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The Conversations at Curlow Creek by David…
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The Conversations at Curlow Creek (1996)

by David Malouf

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Showing 1-5 of 8 (next | show all)
beautiful novel: love that a chance visit to #Oxfam books means I have discovered a new (to me) author. ( )
  charl08 | Aug 11, 2013 |
In The Conversations at Curlow Creek, two strangers spend the night talking. One, an outlaw, is to be hanged at dawn. The other is the police officer who has been sent to supervise the hanging. As the night wears on, the two men share memories and uncover unlikely connections between their lives. The story takes place in 1827 in New South Wales, Australia, which gives the novel the feel of an American western. The troopers presence in the colony is to round up outlaws, and keep an eye on the aborigine population.

I was immediately caught up in Malouf's beautiful prose, and the situations that brought these men together. But ultimately, the story centers on the background of trooper Adair, and a love triangle from his past. He has traveled to Australia in the hopes of tracking down Fergus, a childhood friend, who may now be going by the alias Dolan. Adair is head-over-heels in love with Virgilia back home in Ireland, but she has always favored Fergus.

By spending the night with doomed convict Carnery, Adair hopes to find out what has truly become of Fergus, AKA Dolan. He could then travel back home to sweet Virgilia with news that his rival is buried under three feet of dusty ground, and that he, Adair, was the best suitor all along.

When the novel journeys into Adair's privileged past, and his unrequited love that he still pines for, I started to lose interest (i.e., eyelids getting heavy.) The beautiful prose, and interesting characters got lost in the background story for me. ( )
  hayduke | Apr 3, 2013 |
This is the first book I've read by David Malouf, but it won't be the last. Beautifully crafted, characters that are unforgettable. And, at least with this book, the interesting history of Australia and the people who were brought over from the British Isles, one way or another. When I first read the reviews, I thought it would be similar to A Lesson Before Dying, by Ernest Gaines. However, this book is much more the story of the soldier/captor, and what brings him to where he is, than the story of the captive. Read the reviews to get a sense of the story. Read the story to gain a sense of David Malouf.
  harristwd | Jul 24, 2010 |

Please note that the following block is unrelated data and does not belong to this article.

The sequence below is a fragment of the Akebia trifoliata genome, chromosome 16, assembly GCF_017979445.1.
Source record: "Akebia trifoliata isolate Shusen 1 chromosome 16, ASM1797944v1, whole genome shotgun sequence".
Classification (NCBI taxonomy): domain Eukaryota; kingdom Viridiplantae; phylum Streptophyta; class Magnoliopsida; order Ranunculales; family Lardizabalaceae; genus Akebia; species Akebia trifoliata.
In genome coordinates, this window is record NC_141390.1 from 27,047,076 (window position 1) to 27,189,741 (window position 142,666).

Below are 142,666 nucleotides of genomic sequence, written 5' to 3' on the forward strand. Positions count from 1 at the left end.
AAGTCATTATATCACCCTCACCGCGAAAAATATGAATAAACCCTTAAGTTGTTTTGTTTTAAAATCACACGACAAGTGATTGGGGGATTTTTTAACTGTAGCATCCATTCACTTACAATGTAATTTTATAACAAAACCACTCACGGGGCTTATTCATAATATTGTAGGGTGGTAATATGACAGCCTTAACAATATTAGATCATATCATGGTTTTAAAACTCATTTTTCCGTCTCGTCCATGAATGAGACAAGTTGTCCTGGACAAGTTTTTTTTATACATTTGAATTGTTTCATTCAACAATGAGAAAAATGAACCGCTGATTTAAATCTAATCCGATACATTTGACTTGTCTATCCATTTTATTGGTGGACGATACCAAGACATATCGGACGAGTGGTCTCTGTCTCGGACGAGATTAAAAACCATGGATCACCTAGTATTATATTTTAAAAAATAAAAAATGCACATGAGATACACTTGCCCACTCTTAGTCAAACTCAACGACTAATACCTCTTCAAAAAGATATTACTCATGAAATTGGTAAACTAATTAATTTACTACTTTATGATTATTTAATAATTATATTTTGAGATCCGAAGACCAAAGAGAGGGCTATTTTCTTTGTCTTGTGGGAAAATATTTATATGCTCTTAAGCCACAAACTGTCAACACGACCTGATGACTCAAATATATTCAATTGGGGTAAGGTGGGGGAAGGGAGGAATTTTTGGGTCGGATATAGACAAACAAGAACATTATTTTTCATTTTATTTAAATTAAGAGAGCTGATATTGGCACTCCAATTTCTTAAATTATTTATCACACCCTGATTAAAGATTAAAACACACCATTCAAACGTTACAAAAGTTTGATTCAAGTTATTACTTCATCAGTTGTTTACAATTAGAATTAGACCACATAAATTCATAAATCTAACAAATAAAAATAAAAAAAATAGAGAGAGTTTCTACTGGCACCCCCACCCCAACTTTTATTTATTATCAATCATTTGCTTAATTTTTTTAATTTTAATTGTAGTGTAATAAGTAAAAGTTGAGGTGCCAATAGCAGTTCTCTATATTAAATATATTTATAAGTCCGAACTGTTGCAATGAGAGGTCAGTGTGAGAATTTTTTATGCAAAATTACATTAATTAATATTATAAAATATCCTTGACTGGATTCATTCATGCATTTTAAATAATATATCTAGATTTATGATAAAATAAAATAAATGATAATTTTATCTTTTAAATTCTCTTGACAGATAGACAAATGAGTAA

Slow to start because I could find few points of engagement in the first chapter, the story then unfolded in a langourous nostalgic rumination on destiny and self-discovery as a soldier converses with his condemned prisoner through the night before the dawn execution. The convict is little more than a catalyst for the soldier's reminiscences of growing up in a Georgian Irish country house but there is an evocation of intimacy and human connection that raises this above the average. ( )
  TheoClarke | Dec 10, 2009 |
I don't understand member 'John's review of this book as Garrety is not the prisoner - his name is Daniel Carney. Surely one should read the book before reviewing it! ( )
  Mouldywarp | Nov 12, 2008 |
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Author nameRoleType of authorWork?Status
David Maloufprimary authorall editionsconfirmed
Flothuis, MeaTranslatorsecondary authorsome editionsconfirmed
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The only light in the hut came from the doorway behind him.
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Amazon.com Amazon.com Review (ISBN 0679779051, Paperback)

It is only natural for our eyes to wander into the circumstances of others and either count our blessings or rail at the injustice of fate. How we deal with the fate dealt us is the subject of David Malouf's shadowy novel. Having grown up in the same household, but under different circumstances, two foster-brothers respond to fate in radically different ways and with radically different results. While one takes kismet under his horsewhip, the other dares not rebel. This haunting replay of Greek tragedy will reverberate in your mind long after the last page is turned, for as with these men, fate is our habitat.

(retrieved from Amazon Mon, 30 Sep 2013 13:47:55 -0400)

(see all 3 descriptions)

On the eve of an execution in 1870s Australia, two men discuss the vagaries of life. One is a rebel condemned for attempting an insurrection, the other an officer sent to supervise his hanging. They are both Irish. By the author of Remembering Babylon.… (more)

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